Why the EU Can’t Count on Its Post-Brexit Reprieve to Last

Why the EU Can’t Count on Its Post-Brexit Reprieve to Last
European Council President Donald Tusk holds up the document from the U.K. invoking Article 50 of the EU's Lisbon Treaty, marking the formal start of exit negotiations, Brussels, March 29, 2017 (AP photo by Virginia Mayo).

Just last weekend, the European Union turned 60, marking the milestone with a leaders’ summit in Rome, where the treaty that launched the bloc’s first iteration was signed in 1957. In that time, the original economic community of six founding members grew to become a common market with elements of shared sovereignty joining 28 countries.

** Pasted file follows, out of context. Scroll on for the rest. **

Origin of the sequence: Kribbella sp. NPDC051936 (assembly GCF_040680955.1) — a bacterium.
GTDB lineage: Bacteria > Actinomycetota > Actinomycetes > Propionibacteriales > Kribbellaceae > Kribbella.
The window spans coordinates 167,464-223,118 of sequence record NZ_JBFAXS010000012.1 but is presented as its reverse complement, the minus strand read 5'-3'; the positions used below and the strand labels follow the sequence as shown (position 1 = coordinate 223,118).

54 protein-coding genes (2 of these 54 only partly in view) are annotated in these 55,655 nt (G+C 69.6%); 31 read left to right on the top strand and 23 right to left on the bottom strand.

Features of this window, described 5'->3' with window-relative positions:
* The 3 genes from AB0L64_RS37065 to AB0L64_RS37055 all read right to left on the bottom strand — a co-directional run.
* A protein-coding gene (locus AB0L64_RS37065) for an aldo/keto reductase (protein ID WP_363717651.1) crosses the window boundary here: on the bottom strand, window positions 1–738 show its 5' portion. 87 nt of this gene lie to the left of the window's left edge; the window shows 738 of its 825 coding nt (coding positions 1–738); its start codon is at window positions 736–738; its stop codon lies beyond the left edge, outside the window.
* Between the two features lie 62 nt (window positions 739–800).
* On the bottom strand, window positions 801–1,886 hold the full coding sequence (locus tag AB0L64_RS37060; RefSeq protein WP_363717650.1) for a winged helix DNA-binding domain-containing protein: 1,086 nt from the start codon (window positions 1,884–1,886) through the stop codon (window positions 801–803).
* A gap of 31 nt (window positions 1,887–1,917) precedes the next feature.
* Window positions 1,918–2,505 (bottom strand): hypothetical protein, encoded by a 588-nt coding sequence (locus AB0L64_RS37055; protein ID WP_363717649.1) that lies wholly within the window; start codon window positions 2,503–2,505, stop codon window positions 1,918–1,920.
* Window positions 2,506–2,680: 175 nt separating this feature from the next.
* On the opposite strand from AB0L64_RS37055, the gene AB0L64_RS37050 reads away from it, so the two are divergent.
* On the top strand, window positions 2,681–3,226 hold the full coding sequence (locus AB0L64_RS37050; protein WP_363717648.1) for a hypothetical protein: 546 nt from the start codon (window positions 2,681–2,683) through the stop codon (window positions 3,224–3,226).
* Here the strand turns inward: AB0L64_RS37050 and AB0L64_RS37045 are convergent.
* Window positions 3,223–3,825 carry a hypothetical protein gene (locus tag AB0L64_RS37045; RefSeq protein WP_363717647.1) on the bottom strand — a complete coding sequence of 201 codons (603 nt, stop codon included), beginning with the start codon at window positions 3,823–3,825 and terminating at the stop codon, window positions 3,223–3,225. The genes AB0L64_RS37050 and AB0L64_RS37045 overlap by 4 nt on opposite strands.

Or make that 27.

Today, British Prime Minister Theresa May, who did not join the festivities in Rome, formally notified Brussels of the U.K.’s intention to leave the union. By triggering Article 50 of the EU’s current treaty, she opens a two-year negotiating period that will determine the terms of London’s departure and shape the nature of its future relations with the common market. For the first time in its history, the EU’s steady march toward “ever closer union” took a step backward.

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